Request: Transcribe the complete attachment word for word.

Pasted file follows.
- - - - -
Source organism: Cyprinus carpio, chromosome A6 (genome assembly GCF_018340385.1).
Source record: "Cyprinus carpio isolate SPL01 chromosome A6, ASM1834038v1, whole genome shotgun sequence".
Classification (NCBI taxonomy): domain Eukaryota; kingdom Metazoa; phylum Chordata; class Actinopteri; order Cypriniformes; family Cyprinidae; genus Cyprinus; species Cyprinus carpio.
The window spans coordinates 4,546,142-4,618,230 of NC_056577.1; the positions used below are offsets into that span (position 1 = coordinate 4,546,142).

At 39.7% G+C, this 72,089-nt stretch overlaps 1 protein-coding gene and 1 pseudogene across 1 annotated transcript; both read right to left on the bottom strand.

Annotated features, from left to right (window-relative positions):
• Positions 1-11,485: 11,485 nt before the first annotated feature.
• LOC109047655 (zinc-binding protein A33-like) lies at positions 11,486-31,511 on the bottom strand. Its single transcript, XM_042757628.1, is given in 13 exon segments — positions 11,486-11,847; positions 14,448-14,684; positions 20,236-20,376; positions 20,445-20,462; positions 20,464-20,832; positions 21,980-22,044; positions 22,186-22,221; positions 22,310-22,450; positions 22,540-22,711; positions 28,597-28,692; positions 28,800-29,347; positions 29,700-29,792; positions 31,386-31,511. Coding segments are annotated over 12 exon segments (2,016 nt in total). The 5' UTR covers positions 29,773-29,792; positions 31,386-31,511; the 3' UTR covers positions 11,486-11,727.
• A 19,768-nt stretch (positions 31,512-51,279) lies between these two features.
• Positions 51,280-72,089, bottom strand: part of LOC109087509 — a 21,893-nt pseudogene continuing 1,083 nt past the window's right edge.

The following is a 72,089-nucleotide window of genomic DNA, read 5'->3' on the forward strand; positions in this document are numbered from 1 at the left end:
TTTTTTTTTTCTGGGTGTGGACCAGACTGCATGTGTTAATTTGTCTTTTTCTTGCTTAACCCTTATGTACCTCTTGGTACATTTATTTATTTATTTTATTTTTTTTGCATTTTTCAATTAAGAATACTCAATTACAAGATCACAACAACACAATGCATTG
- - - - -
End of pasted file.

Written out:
Source organism: Cyprinus carpio, chromosome A6 (genome assembly GCF_018340385.1).
Source record: "Cyprinus carpio isolate SPL01 chromosome A6, ASM1834038v1, whole genome shotgun sequence".
Classification (NCBI taxonomy): domain Eukaryota; kingdom Metazoa; phylum Chordata; class Actinopteri; order Cypriniformes; family Cyprinidae; genus Cyprinus; species Cyprinus carpio.
The window spans coordinates 4,546,142-4,618,230 of NC_056577.1; the positions used below are offsets into that span (position 1 = coordinate 4,546,142).

At 39.7% G+C, this 72,089-nt stretch overlaps 1 protein-coding gene and 1 pseudogene across 1 annotated transcript; both read right to left on the bottom strand.

Annotated features, from left to right (window-relative positions):
• Positions 1-11,485: 11,485 nt before the first annotated feature.
• LOC109047655 (zinc-binding protein A33-like) lies at positions 11,486-31,511 on the bottom strand. Its single transcript, XM_042757628.1, is given in 13 exon segments — positions 11,486-11,847; positions 14,448-14,684; positions 20,236-20,376; positions 20,445-20,462; positions 20,464-20,832; positions 21,980-22,044; positions 22,186-22,221; positions 22,310-22,450; positions 22,540-22,711; positions 28,597-28,692; positions 28,800-29,347; positions 29,700-29,792; positions 31,386-31,511. Coding segments are annotated over 12 exon segments (2,016 nt in total). The 5' UTR covers positions 29,773-29,792; positions 31,386-31,511; the 3' UTR covers positions 11,486-11,727.
• A 19,768-nt stretch (positions 31,512-51,279) lies between these two features.
• Positions 51,280-72,089, bottom strand: part of LOC109087509 — a 21,893-nt pseudogene continuing 1,083 nt past the window's right edge.

The following is a 72,089-nucleotide window of genomic DNA, read 5'->3' on the forward strand; positions in this document are numbered from 1 at the left end:
TTTTTTTTTTCTGGGTGTGGACCAGACTGCATGTGTTAATTTGTCTTTTTCTTGCTTAACCCTTATGTACCTCTTGGTACATTTATTTATTTATTTTATTTTTTTTGCATTTTTCAATTAAGAATACTCAATTACAAGATCACAACAACACAATGCATTG